3. How will loans link with the rest of the policy landscape? Very little thought has been given yet to the implications of that other ‘game changing’ flagship policy, Universal Credit. Will beneficiaries be eligible for loans? To be on UC you can be in work, or not actively seeking work and a long way from the labour market. What will it mean for those potential learners?
4. How will providers and awarding bodies respond to a system when more spending power is in the hands of the individual? There are many interesting models out there. Much depends on what individuals think they are purchasing– a qualification or an education? Both hopefully. Will loans be there to assess existing skills and accredit them? Or will they fund things less easy to measure and therefore justify. What are the implications for the mode of study? What level of part-time will be acceptable? Will there be more cost-efficient blended learning solutions that will save the learners time and money?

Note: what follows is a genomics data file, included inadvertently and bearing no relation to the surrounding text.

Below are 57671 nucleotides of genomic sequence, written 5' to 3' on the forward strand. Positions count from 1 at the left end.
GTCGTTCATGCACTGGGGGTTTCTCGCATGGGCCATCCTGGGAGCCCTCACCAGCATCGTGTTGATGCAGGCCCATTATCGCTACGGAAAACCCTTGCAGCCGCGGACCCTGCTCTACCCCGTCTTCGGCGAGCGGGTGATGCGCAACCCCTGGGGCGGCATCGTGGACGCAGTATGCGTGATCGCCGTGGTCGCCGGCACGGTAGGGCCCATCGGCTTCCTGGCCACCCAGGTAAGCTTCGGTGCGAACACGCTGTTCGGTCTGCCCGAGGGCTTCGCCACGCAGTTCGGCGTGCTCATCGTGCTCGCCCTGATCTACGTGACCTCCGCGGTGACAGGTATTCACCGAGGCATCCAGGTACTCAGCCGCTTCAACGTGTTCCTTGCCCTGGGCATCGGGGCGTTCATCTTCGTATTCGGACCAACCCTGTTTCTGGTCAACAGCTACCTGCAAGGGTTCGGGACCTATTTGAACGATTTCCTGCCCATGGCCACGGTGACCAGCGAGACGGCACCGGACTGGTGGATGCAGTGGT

5. What about the subjects and the sectors we need to support most? If the Government follows through with the current proposals, STEM subjects will cost far more than others. Learners might have less opportunity to do these courses or not see the cost-benefit. Will that skew demand away from some of the most important courses which we’re told are needed to support economic growth?
6. And, finally, what about localism? If government is serious about decisions and accountability being more community based, how will a blanket loan system based on individual decision-making work in practice? How will local funding pots complement loans? What local deals will be struck? How will social mobility and fairness issues be addressed? Will differences between areas really matter? This could be, long-term, the solution to next year’s wicked issue not covered in today’s announcement. How and when will provider loan allocations (or notional values) be moved where there is over demand in some areas and under demand in others? Some providers are already saying that selling loans will be harder in some parts of the country than others.
Selling loans to the country as a whole might be a bigger job. It will force us to think about what education is for, whether it is worth the investment and what our collective role in providing the funding (or the financing) through taxation should be.